An Hydraulic Amplifier

Gallery opened 26 July 2018

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This is a probably unique hydraulic amplifier, in the sense that you put an electrical signal in, and get an electrical signal out, but at least some of the process of amplification is performed by hydraulics. It is based on the Vanni hydraulic microphone.

Left: Amplifier based on the Vanni hydraulic microphone: 1909?

H is a standard carbon microphone. The electrical signal from it, produced by modulating the current from the battery, passes through a transformer marked P S and applied to the coils E-E, which vibrate the diaphragm M. This process is purely electrical.

This movement is communicated to the pillar N and the lever L, so that electrode A is wiggled about, modulating the resistance of the acidulated water stream between A and B and giving a variable impedance to ground. The pointy thing at the top is the aerial, and the coil in the connection to it is the secondary coil of an arc or Fessenden continuous-wave transmitter.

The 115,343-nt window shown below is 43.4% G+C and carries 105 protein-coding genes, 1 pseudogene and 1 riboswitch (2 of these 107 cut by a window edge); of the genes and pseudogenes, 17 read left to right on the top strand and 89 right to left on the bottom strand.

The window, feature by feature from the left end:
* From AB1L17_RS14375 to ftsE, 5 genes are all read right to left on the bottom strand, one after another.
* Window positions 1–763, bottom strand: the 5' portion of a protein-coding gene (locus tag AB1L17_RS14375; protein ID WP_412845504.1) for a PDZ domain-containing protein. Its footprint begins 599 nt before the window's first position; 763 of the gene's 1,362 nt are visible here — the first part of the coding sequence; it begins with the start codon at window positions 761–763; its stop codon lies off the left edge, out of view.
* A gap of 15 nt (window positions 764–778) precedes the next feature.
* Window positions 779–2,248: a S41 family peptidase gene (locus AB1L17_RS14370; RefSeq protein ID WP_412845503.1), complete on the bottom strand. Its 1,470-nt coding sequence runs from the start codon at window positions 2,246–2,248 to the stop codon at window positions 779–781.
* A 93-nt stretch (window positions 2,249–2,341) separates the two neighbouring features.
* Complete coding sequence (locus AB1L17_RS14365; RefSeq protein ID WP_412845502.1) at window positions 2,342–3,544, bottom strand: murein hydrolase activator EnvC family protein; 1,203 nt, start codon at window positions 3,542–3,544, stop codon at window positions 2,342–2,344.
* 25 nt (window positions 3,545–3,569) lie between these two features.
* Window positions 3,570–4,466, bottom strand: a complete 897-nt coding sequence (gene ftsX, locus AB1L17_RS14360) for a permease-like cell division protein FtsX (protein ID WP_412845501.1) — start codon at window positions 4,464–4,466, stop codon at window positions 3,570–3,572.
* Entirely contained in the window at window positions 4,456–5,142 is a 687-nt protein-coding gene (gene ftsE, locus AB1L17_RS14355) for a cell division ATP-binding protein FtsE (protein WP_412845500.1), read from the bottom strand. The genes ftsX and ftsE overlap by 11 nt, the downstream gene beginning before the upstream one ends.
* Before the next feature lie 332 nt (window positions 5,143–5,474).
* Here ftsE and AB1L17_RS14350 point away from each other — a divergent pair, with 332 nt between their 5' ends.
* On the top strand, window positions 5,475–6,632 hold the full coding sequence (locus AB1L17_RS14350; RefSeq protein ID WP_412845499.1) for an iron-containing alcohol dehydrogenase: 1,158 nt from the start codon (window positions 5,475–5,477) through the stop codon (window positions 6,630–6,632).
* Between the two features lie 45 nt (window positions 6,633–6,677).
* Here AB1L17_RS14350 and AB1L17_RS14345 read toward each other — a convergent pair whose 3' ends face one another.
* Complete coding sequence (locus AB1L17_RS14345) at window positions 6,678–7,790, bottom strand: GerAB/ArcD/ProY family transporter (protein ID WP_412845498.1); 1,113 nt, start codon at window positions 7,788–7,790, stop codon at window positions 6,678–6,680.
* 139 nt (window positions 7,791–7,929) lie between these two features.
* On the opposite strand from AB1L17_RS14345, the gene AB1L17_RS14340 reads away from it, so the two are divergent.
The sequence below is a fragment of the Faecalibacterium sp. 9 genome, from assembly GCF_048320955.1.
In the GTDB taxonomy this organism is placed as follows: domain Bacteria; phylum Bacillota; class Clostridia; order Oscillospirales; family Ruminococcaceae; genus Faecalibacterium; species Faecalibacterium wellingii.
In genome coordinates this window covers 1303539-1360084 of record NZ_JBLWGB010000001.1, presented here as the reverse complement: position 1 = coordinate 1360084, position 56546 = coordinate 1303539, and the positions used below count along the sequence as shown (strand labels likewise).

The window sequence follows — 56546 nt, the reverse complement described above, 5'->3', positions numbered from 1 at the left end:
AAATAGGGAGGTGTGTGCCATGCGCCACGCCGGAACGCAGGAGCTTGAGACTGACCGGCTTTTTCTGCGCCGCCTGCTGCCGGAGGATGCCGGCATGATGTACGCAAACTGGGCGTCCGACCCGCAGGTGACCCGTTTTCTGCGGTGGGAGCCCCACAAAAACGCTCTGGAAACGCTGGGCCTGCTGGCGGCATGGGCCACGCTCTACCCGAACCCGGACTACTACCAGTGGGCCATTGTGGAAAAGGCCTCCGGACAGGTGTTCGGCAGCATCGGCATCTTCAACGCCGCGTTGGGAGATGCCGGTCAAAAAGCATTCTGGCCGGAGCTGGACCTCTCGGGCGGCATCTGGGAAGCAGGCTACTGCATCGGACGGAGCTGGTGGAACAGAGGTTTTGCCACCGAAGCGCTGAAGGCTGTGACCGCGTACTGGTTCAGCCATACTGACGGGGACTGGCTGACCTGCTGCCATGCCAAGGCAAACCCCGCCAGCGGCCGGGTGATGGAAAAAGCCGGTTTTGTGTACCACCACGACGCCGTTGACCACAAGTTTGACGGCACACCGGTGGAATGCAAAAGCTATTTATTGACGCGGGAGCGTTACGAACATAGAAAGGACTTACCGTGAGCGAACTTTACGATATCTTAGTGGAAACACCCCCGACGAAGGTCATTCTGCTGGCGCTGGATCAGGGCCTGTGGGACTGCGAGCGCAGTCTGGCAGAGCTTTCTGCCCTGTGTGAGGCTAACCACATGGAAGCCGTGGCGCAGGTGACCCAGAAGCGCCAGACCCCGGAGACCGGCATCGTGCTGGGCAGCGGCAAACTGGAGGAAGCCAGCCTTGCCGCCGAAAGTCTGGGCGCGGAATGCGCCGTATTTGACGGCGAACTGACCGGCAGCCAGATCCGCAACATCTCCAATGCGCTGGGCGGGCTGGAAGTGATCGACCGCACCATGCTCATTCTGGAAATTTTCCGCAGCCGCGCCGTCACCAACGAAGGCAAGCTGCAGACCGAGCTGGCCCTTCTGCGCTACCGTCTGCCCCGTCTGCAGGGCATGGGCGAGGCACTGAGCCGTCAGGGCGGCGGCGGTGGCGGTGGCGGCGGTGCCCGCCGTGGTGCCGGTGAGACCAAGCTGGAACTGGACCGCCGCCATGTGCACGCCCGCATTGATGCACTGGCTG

I do not have high hopes for the audio performance of this arrangement. Whoever drew it seems to have misunderstood the principle of operation; the liquid column is shown breaking up into separate droplets that would surely have created a horrendous noise far greater than the audio signal.

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